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Chrysanthemum, Autumn Colour in an Irish Garden


 
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James Kilkelly
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Joined: 30 May 2006
Posts: 2142
Location: West of Ireland

PostPosted: Fri Sep 01, 2006 3:51 pm    Post subject: Chrysanthemum, Autumn Colour in an Irish Garden Reply with quote


Photo / pic / image of Chrysanthemum X morifolium.
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Chrysanthemum facts and information.

Do you need autumn colour in your garden now, How about autumn colour from a plant that has been cultivated in Chinese gardens for almost 3000 years? That plant is the chrysanthemum.

With over one hundred varieties of chrysanthemum, the colour range and long-flowering ability of this perennial can in itself warrant its inclusion in your garden. Due to the large variety, it is possible to find any combination of height, flower size, timing of bloom and colour (except blue), that you desire. Across the water in Britain, the Chrysanthemum was for many years the second most valued plant with collectors after the rose. Florists have found the chrysanthemum to be a valuable stock item because of their long life span of up to two weeks. If you are not really a gardener and are more of an indoors person, you will delight in plants versatility in brightening up the inside of your home. As well as blooms, the plant offers us fragrance through its aromatic leaves.

However, the "Mums" as some people call them, also have had their knockers. They spent a while during the eighties regarded by many as old-fashioned, high-maintenance and grown by fussy gardeners. Being a child of the eighties, I can clearly remember many novice gardeners producing garish colour combinations with ten or twenty different varieties of Chrysanthemum lumped into one bed. During the nineties, the chrysanthemum put the subject of plant taxonomy and naming under the spotlight. Chrysanthemum was renamed to Dendranthema by the horticultural authorities, only to be officially reversed a short while later. As if we didn't have enough problems already remembering all our Latin and common names.

Nowadays, gardeners are being drawn back to the Chrysanthemums colour range and rediscovering that the long-flowering ability of this perennial can fill a void in the autumn garden. The moment the blooms of summer begin to wane, chrysanthemums cut in and say, "May I have this dance". Essentially Chrysanthemums are to autumn what daffodils and tulips are to the spring. Welcoming autumn with open blooms their colours actually improve in cooler weather.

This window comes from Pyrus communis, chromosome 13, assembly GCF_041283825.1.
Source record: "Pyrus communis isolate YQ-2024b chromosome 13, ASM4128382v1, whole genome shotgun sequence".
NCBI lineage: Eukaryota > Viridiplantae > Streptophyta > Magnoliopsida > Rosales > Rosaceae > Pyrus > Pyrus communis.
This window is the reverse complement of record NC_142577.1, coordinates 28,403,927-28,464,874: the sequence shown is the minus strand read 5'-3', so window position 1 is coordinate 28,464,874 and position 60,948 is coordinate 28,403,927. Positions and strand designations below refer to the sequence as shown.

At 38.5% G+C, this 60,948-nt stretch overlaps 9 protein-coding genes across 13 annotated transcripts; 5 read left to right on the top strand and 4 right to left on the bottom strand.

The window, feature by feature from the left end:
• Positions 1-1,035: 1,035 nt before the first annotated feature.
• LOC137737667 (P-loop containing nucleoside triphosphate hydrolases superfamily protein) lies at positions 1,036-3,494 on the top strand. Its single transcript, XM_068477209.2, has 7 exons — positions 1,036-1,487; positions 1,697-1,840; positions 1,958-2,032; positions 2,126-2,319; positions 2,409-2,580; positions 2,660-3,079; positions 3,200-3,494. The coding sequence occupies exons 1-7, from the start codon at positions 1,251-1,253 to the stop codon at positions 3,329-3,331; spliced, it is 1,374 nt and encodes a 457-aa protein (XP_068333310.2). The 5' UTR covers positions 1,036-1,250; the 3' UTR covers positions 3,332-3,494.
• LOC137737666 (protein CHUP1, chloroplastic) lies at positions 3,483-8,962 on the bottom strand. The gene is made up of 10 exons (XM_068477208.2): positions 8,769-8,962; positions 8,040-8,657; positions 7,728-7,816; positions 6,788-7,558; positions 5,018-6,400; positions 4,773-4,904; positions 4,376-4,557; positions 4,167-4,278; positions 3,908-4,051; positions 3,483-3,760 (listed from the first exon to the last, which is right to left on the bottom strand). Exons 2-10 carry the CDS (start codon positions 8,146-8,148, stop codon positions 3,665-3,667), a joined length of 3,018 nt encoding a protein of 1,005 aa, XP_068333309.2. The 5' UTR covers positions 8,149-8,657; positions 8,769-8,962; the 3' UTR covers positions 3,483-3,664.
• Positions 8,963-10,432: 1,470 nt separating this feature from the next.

Although chrysanthemums are quite an easy perennial to grow, following a few guidelines will improve their overall look, blooming and growth rate. The vast majority of autumn flowering chrysanthemums grow round, full and bushy to about 20 inches (50cm) in height with a similar spread. They are ideal for planting in cottage or informal style beds and borders. Plant in a sheltered site with fertile well-drained soil that receives full sun. It is important that you water the plants freely in dry weather as chrysanthemums are shallow rooted and acquire all of their water from the top six inches (15cm) of the soil. In coastal areas, you can leave the plant in the ground over-winter protected by thick mulch. If you garden in a more inland location, I advise lifting the crowns and storing in a greenhouse to prevent winter damage.

Scientific classification
Kingdom: Plantae
Division: Magnoliophyta
Class: Magnoliopsida
Order: Asterales
Family: Asteraceae
Genus: Chrysanthemum

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Last edited by James Kilkelly on Fri Feb 09, 2007 5:46 pm; edited 1 time in total
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Bugs
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Joined: 03 Jul 2006
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PostPosted: Fri Sep 01, 2006 4:19 pm    Post subject: Reply with quote

AN interesting article GPI , the chrysanthemum is a much underated plant , they are not as fashionable as they used to be , which is a pity as they are easy to grow and propagate and give great displays of flowers .
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AJ
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Joined: 30 Jan 2008
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PostPosted: Mon Dec 08, 2008 8:21 pm    Post subject: Reply with quote

Anybody know where I can get some crysant plants in the south west of the country. Question Wink
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